Forebears: Sister Rosetta Tharpe, The Godmother Of Rock ‘N’ Roll

gettyimages-562624483_wide-3293f427f9564aa41bae990f691156cece07d038-s900-c85.jpg

Sister Rosetta Tharpe was a fearless black artist in love with crafting a new sound.

Chris Ware/Getty Images

~~~

Rock ‘n’ roll was bred between the church and the nightclubs in the soul of a queer black woman in the 1940s named Sister Rosetta Tharpe. She was there before Elvis, Little Richard and Johnny Cash swiveled their hips and strummed their guitars. It was Tharpe, the godmother of rock ‘n’ roll, who turned this burgeoning musical style into an international sensation.

Perhaps it’s no surprise that Tharpe was always surrounded by music growing up. Born Rosetta Nubin in Arkansas to Willis Atkins and Katie Bell, Tharpe came from a family of religious singers, cotton pickers and traditional evangelists. She picked up the guitar at four years old, and at the age of six she accompanied her mother to perform with a travelling evangelist troupe in churches around the South. By the mid-1920s, Tharpe and her mother settled in Chicago, where they continued performing spiritual music. As Tharpe grew up, she began fusing Delta blues, New Orleans jazz and gospel music into what would become her signature style.

Although Tharpe’s distinctive voice and unconventional style attracted fans, it was still the mid-1930s. Female guitarists were rare, and even more so was a musician who pursued both religious and secular themes, a fact that alarmed the gospel community. But Tharpe — young and innovative — was determined to keep experimenting with her sound. Her persistence and grit paid off, and by 1938, she had joined the Cotton Club Revue, a New York City club that became especially notable during the Prohibition era. She was only 23 at the time, a feat that was only amplified when she scored her first single, “Rock Me,” a gospel and rock ‘n’ roll fusion, along with three other gospel songs: “My Man and I,” “That’s All” and “Lonesome Road.”

Tharpe’s lyrics unabashedly flirted with her openness of love and sexuality, an approach that left her gospel audience speechless. “Rock Me,” which showcased Tharpe’s distinctive guitar style and melodic blues mixed with traditional gospel music, made her a trailblazer — as did the range of her voice, which resounded with conviction as she sang the words “rock me!” With this song, she made it plain that her words could not only transcend lines of faith, but could also represent a shift in popular music in real time.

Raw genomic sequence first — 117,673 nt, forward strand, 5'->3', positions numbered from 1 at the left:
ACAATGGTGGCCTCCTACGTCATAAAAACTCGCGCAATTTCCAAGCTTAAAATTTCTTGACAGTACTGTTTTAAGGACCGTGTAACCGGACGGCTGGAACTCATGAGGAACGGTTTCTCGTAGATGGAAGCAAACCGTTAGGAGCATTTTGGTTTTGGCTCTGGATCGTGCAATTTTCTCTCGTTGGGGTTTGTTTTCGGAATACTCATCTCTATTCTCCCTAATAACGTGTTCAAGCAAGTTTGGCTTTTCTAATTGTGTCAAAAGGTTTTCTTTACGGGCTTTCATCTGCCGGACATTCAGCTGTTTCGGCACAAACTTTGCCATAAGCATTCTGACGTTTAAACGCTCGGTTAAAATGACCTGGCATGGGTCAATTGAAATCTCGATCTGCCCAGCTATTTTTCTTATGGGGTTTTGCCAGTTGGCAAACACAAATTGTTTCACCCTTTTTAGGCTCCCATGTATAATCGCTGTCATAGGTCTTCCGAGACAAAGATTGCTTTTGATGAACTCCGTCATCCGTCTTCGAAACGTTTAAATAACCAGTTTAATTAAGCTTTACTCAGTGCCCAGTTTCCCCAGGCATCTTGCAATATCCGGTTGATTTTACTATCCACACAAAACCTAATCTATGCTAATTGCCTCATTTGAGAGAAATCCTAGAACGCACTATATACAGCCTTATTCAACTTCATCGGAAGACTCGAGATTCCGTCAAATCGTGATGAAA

~~~  READ MORE/WATCH  ~~~

One thought on “Forebears: Sister Rosetta Tharpe, The Godmother Of Rock ‘N’ Roll

  1. Jerry, Again, you and your Re’Por impresses me.  I “think” I vaguely recall Sister Rosetta Tharpt (I am nearly old enough), but appreciate your Re’Por on same.  I will definitely continue reading! We are planning a Colo Trip to annoy the Hollenbecks in late September.  If I can persuade them we will try to check in with you. Even if I prove unpersuasive (Chris has never listened to me), I will keep on reading! Thank you, Tom

    From: The Rōbert [Cholo] Report (pron: Rō’bear Re’por) To: tom@tomfinn.com Sent: Thursday, August 24, 2017 1:55 PM Subject: [New post] Forebears: Sister Rosetta Tharpe, The Godmother Of Rock ‘N’ Roll #yiv4289870582 a:hover {color:red;}#yiv4289870582 a {text-decoration:none;color:#0088cc;}#yiv4289870582 a.yiv4289870582primaryactionlink:link, #yiv4289870582 a.yiv4289870582primaryactionlink:visited {background-color:#2585B2;color:#fff;}#yiv4289870582 a.yiv4289870582primaryactionlink:hover, #yiv4289870582 a.yiv4289870582primaryactionlink:active {background-color:#11729E;color:#fff;}#yiv4289870582 WordPress.com | Jerry Roberts posted: “Sister Rosetta Tharpe was a fearless black artist in love with crafting a new sound.Chris Ware/Getty Images~~~Rock ‘n’ roll was bred between the church and the nightclubs in the soul of a queer black woman in the 1940s named Sister Rosett” | |

Leave a Reply

Fill in your details below or click an icon to log in:

WordPress.com Logo

You are commenting using your WordPress.com account. Log Out / Change )

Twitter picture

You are commenting using your Twitter account. Log Out / Change )

Facebook photo

You are commenting using your Facebook account. Log Out / Change )

Google+ photo

You are commenting using your Google+ account. Log Out / Change )

Connecting to %s